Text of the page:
The increasing association of Anopheles mosquitoes with arboviruses is of concern. RVFV and other arboviruses of medical importance such as Ngari virus, O'nyong-nyong, have been isolated from species such as Anopheles gambiae and Anopheles funestus, Anopheles coustani, Anopheles squamosus mosquitoes [3, 5, 3941]. Engorged rates were highest overall among the anophelines (613/735) and dominated by An. funestus (86.9 %) followed by An. gambiae (78.3 %) and An. coustani (76.6 %). The finding confirms their high ability to feed on animals. This result may contrast earlier findings that have suggested high degrees of anthropophily [8, 4244], a pattern that is likely biased by collections indoors or outdoors where humans and animals are dominant, respectively. Our findings, however, confirm their high ability to feed on animals especially on cows, although this may be associated with only certain species within the complexes that we did not delineate which is only possible via molecular means.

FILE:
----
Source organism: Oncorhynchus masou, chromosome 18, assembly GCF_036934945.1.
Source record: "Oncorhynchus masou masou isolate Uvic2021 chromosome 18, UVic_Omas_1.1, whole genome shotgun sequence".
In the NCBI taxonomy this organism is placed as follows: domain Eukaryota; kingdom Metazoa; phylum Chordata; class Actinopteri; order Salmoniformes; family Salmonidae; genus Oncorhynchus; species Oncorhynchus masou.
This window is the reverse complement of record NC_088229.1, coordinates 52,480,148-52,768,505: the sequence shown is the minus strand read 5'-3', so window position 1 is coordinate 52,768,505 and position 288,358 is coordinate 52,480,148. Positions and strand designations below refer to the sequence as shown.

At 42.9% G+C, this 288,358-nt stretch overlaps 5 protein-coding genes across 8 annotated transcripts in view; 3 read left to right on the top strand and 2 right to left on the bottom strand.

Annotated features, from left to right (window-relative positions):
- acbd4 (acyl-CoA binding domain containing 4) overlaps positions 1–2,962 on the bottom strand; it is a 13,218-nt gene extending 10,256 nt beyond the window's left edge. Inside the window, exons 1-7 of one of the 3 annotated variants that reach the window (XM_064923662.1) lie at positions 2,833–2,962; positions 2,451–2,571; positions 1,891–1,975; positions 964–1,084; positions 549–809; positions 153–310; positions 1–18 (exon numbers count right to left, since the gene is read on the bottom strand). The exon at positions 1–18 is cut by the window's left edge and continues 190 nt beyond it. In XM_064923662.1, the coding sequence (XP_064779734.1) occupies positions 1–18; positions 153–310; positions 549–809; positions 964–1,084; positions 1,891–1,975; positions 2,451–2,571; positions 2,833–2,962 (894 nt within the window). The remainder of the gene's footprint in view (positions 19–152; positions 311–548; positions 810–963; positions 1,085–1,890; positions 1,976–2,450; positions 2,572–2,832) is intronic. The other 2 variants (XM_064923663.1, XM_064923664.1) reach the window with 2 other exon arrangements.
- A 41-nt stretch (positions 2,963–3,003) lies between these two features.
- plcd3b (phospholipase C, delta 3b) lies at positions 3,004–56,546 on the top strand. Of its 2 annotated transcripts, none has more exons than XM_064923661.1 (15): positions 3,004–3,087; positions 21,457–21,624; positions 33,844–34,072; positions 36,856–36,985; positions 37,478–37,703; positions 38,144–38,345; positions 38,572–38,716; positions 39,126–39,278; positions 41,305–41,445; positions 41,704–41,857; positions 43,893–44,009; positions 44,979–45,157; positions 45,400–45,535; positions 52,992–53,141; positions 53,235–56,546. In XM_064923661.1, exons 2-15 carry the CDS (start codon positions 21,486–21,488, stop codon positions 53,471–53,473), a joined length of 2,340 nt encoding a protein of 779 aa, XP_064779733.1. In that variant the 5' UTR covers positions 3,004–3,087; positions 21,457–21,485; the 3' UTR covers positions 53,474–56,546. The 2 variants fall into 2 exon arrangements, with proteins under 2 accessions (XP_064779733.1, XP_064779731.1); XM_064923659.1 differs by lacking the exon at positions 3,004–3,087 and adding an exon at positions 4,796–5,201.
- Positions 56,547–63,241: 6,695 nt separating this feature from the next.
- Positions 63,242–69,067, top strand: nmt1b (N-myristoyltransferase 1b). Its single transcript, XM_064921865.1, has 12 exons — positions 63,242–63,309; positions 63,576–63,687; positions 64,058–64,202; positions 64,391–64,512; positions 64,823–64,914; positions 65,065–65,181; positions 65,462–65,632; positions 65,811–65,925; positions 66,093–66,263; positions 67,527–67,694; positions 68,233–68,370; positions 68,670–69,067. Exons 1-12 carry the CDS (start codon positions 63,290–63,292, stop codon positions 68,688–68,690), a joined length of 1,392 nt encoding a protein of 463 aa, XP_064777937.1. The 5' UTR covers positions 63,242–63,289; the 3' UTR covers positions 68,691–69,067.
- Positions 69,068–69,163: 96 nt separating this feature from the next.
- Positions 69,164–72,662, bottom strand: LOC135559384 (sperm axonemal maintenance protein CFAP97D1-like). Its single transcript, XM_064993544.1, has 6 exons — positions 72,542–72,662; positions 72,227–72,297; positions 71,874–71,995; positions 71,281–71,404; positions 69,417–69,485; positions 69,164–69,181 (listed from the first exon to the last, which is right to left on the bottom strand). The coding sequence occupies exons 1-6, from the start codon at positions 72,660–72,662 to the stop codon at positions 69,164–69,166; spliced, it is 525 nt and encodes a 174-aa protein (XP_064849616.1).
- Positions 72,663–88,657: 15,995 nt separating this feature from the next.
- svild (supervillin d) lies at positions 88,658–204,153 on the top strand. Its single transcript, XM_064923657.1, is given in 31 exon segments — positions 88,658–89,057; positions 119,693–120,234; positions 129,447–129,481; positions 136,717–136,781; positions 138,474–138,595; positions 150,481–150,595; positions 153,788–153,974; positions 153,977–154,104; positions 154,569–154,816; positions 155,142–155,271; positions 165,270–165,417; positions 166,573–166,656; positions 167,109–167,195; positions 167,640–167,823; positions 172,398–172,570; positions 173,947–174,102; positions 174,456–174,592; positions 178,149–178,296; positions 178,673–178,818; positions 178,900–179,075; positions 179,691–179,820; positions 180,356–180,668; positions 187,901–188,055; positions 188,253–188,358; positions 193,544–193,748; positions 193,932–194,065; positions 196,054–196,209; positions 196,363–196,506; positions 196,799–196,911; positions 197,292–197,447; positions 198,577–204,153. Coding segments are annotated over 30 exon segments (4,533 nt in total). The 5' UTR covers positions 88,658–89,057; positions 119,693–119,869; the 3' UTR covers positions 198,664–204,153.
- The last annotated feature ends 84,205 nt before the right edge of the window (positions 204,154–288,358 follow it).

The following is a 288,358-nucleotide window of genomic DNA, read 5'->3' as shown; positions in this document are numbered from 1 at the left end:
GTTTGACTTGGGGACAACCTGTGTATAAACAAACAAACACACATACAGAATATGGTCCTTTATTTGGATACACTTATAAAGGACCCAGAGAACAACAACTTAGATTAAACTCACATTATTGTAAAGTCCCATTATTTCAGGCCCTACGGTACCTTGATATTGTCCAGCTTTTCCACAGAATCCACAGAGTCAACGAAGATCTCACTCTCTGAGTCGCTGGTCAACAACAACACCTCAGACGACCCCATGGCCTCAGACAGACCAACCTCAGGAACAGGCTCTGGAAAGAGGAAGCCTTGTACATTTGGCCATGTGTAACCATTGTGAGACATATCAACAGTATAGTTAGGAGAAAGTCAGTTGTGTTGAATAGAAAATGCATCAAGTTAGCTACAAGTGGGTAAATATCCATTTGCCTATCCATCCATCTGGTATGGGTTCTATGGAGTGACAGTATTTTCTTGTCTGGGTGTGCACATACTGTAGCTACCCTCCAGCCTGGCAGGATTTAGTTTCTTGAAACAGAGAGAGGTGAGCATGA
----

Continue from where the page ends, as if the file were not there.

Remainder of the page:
Our experimental design using animals allowed us to trap certain species in high numbers not readily collected using light traps. This was the case of the anophelines whose abundances are generally known to be underestimated using light traps [45, 46]. In fact, such decreased efficiency of light traps has been documented even in detecting the presence of anopheline species like An. funestus [46].

We did not evaluate the biting activity of the mosquitoes collected. Biting activity pattern during the day or night has been observed [18] although this varied depending on the species and the animal used as bait. In our mosquito counts, relatively few numbers of mosquitoes were collected at the sampling times (22:00 h) compared to 05:00 h (data not shown or captured). The engorged mosquitoes aspirated are more likely to have fed on that host as nearly 100 % of the female mosquitoes collected in the traps were freshly blood fed and in accordance with previous reports [47]. Also, delineating the member species of the An. gambiae complex and An. funestus group might be helpful in future studies to further ascertain the exact species-host feeding associations and potential involvement in disease transmission.

Conclusion